Brands is a very good writer of history. He has David McCullough's ability to make non-fiction read like a ripping good story.
The "General Vs. the President..." is an excellent case study of political maneuver, international affairs and constitutional checks and balances in one book. The author's treatment of the dance Gen. Douglas MacArthur and Harry Truman performed in trying to grapple with the Korean War and each other is a very good cautionary tale. What to do when a weak leader has a star underling who is a proven winner and both the leader, underling and other stakeholders know it? This is the situation that faced Truman when the North Koreans attacked the South and caught the US unawares and unprepared. MacArthur was a hero - the master of the Pacific in WWII. Although he was difficult to control and not willingly subordinate and provided Truman with ample reason to relieve the General, MacArthur's early success in flanking the NK at Inchon and crushing the enemy divisions as he chased them toward the Chinese border excused a lot of behavior that should have gotten him cashiered.
Chinese intervention drasticly changed the nature of the war, proved MacArthur fallible, and made his maverick and insubordinate behavior intolerable. Particularly since the stakes were so high - MacArthur's statements, actions and disobedience risked a regional war igniting a larger, perhaps global, conflict - one the United States was ill prepared to see to victory and which would kill many even if we were. Truman had to fire MacArthur and right the relationship between President and military commander. (For those knowledgeable of the Civil War, this story will echo what Lincoln faced with Fremont, Butler, McClellan and Hooker among others).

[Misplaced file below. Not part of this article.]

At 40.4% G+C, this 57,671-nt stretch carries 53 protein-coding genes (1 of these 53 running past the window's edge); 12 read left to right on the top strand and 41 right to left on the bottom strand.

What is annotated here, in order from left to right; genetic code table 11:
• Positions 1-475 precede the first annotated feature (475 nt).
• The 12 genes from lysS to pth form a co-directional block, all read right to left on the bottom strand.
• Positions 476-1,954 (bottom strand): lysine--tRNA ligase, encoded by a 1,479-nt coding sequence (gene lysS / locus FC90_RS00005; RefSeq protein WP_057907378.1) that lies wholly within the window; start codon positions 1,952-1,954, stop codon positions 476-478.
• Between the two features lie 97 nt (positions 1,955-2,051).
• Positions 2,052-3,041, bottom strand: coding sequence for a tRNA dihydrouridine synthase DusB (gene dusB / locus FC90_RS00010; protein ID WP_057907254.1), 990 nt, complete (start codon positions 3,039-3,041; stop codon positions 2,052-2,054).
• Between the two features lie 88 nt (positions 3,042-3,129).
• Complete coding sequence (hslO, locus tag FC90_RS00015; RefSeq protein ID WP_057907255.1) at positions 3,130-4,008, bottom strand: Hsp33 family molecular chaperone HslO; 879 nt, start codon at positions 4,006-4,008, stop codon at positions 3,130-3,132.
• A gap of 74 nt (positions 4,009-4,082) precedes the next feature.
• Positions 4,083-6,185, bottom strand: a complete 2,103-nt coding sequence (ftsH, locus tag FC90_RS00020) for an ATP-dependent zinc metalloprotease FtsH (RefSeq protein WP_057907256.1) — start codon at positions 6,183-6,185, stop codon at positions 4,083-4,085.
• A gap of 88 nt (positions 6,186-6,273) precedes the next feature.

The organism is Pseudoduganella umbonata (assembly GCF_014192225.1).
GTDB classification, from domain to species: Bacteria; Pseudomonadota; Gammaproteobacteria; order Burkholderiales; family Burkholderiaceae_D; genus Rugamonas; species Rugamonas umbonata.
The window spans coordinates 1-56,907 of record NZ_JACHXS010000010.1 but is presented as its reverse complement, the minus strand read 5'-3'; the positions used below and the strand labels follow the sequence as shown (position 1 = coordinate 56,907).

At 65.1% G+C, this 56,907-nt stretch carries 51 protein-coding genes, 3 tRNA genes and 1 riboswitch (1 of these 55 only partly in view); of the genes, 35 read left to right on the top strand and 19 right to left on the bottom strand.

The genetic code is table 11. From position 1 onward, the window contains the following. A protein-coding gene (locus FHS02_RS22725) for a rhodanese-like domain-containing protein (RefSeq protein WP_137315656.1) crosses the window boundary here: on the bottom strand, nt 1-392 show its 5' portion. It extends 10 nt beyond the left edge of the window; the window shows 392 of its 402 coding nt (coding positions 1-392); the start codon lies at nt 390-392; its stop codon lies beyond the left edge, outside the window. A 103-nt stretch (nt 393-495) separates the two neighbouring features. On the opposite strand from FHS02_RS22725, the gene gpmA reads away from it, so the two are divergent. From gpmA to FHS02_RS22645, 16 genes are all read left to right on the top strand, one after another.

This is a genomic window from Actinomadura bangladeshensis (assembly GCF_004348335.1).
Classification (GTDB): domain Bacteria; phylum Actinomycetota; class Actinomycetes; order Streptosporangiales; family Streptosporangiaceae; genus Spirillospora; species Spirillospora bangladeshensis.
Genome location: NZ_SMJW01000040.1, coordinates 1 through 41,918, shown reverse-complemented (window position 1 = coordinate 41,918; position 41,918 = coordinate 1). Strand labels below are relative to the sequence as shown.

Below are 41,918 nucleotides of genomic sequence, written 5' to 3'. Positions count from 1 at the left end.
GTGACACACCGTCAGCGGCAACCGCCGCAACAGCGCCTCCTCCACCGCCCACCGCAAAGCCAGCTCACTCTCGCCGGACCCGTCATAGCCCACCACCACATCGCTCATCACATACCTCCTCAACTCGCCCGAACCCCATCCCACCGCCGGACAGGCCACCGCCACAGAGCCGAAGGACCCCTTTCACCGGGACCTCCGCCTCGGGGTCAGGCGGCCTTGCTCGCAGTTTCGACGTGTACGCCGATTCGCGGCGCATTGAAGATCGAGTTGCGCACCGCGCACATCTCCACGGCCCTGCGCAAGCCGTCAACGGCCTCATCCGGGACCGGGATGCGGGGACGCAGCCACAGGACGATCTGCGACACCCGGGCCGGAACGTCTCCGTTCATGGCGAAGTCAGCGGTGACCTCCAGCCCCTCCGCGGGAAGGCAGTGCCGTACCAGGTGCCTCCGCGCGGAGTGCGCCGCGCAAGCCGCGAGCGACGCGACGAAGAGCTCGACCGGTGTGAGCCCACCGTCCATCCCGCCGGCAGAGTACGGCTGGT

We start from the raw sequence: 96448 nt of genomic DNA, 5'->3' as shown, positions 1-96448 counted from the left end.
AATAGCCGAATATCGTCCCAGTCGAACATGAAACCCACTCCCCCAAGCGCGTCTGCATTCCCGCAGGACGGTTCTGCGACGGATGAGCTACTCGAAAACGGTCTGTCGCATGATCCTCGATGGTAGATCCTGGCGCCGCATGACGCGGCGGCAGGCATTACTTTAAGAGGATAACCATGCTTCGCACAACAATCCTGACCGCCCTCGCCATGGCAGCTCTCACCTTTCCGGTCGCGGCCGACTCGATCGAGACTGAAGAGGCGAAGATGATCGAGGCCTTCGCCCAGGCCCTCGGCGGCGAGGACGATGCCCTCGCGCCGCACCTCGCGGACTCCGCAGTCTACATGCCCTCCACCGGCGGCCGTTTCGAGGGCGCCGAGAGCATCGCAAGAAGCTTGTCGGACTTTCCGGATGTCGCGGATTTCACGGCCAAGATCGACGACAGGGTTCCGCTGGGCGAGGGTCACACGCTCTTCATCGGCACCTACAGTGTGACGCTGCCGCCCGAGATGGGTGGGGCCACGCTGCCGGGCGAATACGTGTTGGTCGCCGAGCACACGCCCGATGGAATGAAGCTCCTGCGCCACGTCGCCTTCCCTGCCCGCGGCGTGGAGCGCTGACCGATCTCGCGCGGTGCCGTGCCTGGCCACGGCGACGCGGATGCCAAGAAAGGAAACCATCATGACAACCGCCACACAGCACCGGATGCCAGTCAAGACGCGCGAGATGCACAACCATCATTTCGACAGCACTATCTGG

Truman and his Administration certainly made their share of mistakes in the run up to the North Korean invasion, and the author is honest in portraying the positive and negative of his actions as well as the good decisions MacArthur made and his laudable success in remaking Japan. But, for the sake of our Constitutional system, Truman took the only course of action he could (and arguably - even he argued to himself - should have taken earlier).
Brands gives the right amount of background as he focuses on the machinations of MacArthur and Truman's response over many months as he tried to bring the hero-General to heel. It is a terrific and dramatic story with larger than life players and important issues. In Brand's hands a treasure of a book.